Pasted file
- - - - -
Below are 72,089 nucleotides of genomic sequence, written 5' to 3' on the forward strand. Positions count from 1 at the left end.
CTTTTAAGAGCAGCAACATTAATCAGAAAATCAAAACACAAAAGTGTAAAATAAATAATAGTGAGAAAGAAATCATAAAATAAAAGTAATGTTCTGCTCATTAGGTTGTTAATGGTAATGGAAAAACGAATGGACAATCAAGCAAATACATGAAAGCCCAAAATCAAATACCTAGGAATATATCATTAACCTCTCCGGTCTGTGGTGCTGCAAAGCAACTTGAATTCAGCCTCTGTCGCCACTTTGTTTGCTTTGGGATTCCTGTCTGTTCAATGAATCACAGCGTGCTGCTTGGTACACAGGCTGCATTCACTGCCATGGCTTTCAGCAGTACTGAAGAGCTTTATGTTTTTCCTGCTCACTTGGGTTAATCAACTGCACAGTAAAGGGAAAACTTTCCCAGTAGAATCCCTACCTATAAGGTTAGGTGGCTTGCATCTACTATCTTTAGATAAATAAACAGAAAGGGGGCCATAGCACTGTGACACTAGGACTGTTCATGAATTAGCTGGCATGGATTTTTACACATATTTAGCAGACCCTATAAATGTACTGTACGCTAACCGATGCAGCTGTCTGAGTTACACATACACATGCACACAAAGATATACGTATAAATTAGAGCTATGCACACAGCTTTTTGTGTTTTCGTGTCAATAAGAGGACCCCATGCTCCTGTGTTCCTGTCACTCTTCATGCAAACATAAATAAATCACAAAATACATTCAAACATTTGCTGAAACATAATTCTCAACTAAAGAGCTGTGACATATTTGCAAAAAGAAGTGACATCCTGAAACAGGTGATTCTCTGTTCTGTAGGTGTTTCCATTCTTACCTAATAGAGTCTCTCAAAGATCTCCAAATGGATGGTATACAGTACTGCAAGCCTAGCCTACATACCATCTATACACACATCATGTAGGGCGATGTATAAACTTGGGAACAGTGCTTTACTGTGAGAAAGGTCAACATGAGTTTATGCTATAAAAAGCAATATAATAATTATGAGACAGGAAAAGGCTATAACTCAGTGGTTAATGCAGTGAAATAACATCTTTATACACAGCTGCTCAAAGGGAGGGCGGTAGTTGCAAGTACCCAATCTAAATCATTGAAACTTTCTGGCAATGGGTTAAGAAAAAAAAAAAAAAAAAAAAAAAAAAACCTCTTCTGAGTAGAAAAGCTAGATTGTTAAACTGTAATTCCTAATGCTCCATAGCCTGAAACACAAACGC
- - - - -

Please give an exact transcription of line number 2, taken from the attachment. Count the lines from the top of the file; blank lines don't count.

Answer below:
CTTTTAAGAGCAGCAACATTAATCAGAAAATCAAAACACAAAAGTGTAAAATAAATAATAGTGAGAAAGAAATCATAAAATAAAAGTAATGTTCTGCTCATTAGGTTGTTAATGGTAATGGAAAAACGAATGGACAATCAAGCAAATACATGAAAGCCCAAAATCAAATACCTAGGAATATATCATTAACCTCTCCGGTCTGTGGTGCTGCAAAGCAACTTGAATTCAGCCTCTGTCGCCACTTTGTTTGCTTTGGGATTCCTGTCTGTTCAATGAATCACAGCGTGCTGCTTGGTACACAGGCTGCATTCACTGCCATGGCTTTCAGCAGTACTGAAGAGCTTTATGTTTTTCCTGCTCACTTGGGTTAATCAACTGCACAGTAAAGGGAAAACTTTCCCAGTAGAATCCCTACCTATAAGGTTAGGTGGCTTGCATCTACTATCTTTAGATAAATAAACAGAAAGGGGGCCATAGCACTGTGACACTAGGACTGTTCATGAATTAGCTGGCATGGATTTTTACACATATTTAGCAGACCCTATAAATGTACTGTACGCTAACCGATGCAGCTGTCTGAGTTACACATACACATGCACACAAAGATATACGTATAAATTAGAGCTATGCACACAGCTTTTTGTGTTTTCGTGTCAATAAGAGGACCCCATGCTCCTGTGTTCCTGTCACTCTTCATGCAAACATAAATAAATCACAAAATACATTCAAACATTTGCTGAAACATAATTCTCAACTAAAGAGCTGTGACATATTTGCAAAAAGAAGTGACATCCTGAAACAGGTGATTCTCTGTTCTGTAGGTGTTTCCATTCTTACCTAATAGAGTCTCTCAAAGATCTCCAAATGGATGGTATACAGTACTGCAAGCCTAGCCTACATACCATCTATACACACATCATGTAGGGCGATGTATAAACTTGGGAACAGTGCTTTACTGTGAGAAAGGTCAACATGAGTTTATGCTATAAAAAGCAATATAATAATTATGAGACAGGAAAAGGCTATAACTCAGTGGTTAATGCAGTGAAATAACATCTTTATACACAGCTGCTCAAAGGGAGGGCGGTAGTTGCAAGTACCCAATCTAAATCATTGAAACTTTCTGGCAATGGGTTAAGAAAAAAAAAAAAAAAAAAAAAAAAAAACCTCTTCTGAGTAGAAAAGCTAGATTGTTAAACTGTAATTCCTAATGCTCCATAGCCTGAAACACAAACGC